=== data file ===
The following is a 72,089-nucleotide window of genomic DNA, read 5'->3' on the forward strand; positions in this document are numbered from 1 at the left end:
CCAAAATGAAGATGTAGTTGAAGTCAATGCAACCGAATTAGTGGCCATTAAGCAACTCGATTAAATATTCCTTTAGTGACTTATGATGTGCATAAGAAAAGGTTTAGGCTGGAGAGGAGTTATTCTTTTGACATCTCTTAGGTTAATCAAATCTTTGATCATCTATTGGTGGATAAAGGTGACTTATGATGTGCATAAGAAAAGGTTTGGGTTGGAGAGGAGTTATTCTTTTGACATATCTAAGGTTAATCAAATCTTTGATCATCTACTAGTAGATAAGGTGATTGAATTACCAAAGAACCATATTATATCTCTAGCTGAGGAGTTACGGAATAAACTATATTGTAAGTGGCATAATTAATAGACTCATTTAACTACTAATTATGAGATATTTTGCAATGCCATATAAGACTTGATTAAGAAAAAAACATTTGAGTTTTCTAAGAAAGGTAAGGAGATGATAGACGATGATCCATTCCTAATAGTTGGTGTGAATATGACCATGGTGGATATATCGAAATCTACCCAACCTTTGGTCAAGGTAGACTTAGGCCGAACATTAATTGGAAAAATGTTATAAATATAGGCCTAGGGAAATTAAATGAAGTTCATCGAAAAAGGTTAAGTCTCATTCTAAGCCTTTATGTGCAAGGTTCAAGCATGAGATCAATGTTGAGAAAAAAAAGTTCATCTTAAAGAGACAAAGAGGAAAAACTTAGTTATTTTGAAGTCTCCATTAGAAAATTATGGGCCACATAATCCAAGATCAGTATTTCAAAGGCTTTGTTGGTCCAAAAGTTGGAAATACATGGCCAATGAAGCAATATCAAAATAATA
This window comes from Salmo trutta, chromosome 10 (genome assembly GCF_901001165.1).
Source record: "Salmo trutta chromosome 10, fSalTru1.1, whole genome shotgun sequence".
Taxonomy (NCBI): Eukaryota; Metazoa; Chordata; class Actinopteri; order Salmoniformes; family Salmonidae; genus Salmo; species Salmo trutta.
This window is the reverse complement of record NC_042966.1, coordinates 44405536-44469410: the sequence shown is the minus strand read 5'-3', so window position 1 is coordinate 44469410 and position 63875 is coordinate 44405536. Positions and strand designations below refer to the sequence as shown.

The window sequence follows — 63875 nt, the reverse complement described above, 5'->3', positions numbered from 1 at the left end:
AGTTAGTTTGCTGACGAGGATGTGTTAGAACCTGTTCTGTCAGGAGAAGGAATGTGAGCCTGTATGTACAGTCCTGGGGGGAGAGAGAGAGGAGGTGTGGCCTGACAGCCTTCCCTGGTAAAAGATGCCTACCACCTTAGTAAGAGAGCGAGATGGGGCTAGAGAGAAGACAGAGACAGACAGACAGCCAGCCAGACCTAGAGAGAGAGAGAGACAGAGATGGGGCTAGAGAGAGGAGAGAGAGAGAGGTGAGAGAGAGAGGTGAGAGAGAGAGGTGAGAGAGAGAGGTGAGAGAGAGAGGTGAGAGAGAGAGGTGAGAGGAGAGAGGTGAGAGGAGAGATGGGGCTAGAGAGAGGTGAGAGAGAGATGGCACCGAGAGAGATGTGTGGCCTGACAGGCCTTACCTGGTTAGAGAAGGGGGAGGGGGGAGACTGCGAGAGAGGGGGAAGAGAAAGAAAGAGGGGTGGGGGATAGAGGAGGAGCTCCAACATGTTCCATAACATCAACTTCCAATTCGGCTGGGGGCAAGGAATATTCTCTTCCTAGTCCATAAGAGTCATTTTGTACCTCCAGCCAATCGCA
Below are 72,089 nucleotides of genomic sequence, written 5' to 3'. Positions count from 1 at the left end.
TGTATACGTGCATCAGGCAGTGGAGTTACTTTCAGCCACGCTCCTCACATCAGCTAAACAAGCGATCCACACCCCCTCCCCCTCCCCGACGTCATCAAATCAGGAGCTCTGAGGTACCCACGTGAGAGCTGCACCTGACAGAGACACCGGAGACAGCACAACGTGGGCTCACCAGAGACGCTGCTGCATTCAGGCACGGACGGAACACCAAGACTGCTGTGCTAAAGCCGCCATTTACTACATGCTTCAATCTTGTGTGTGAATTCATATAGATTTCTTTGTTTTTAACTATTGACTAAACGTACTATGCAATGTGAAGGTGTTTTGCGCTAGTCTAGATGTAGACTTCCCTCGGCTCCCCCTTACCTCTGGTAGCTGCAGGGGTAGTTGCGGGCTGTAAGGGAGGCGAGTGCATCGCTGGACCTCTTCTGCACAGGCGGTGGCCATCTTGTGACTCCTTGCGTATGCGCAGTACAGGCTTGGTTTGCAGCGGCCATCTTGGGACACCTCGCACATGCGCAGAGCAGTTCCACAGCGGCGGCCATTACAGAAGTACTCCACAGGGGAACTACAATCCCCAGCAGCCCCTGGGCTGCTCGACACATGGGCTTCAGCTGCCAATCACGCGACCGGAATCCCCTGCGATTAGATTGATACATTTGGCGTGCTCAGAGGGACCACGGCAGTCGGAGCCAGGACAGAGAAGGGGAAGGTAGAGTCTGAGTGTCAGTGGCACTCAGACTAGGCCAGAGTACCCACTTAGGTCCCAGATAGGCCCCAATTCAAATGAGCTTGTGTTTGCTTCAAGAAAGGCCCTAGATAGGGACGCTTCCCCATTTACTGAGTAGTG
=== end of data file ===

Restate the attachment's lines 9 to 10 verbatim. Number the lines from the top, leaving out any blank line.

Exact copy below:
Below are 72,089 nucleotides of genomic sequence, written 5' to 3'. Positions count from 1 at the left end.
TGTATACGTGCATCAGGCAGTGGAGTTACTTTCAGCCACGCTCCTCACATCAGCTAAACAAGCGATCCACACCCCCTCCCCCTCCCCGACGTCATCAAATCAGGAGCTCTGAGGTACCCACGTGAGAGCTGCACCTGACAGAGACACCGGAGACAGCACAACGTGGGCTCACCAGAGACGCTGCTGCATTCAGGCACGGACGGAACACCAAGACTGCTGTGCTAAAGCCGCCATTTACTACATGCTTCAATCTTGTGTGTGAATTCATATAGATTTCTTTGTTTTTAACTATTGACTAAACGTACTATGCAATGTGAAGGTGTTTTGCGCTAGTCTAGATGTAGACTTCCCTCGGCTCCCCCTTACCTCTGGTAGCTGCAGGGGTAGTTGCGGGCTGTAAGGGAGGCGAGTGCATCGCTGGACCTCTTCTGCACAGGCGGTGGCCATCTTGTGACTCCTTGCGTATGCGCAGTACAGGCTTGGTTTGCAGCGGCCATCTTGGGACACCTCGCACATGCGCAGAGCAGTTCCACAGCGGCGGCCATTACAGAAGTACTCCACAGGGGAACTACAATCCCCAGCAGCCCCTGGGCTGCTCGACACATGGGCTTCAGCTGCCAATCACGCGACCGGAATCCCCTGCGATTAGATTGATACATTTGGCGTGCTCAGAGGGACCACGGCAGTCGGAGCCAGGACAGAGAAGGGGAAGGTAGAGTCTGAGTGTCAGTGGCACTCAGACTAGGCCAGAGTACCCACTTAGGTCCCAGATAGGCCCCAATTCAAATGAGCTTGTGTTTGCTTCAAGAAAGGCCCTAGATAGGGACGCTTCCCCATTTACTGAGTAGTG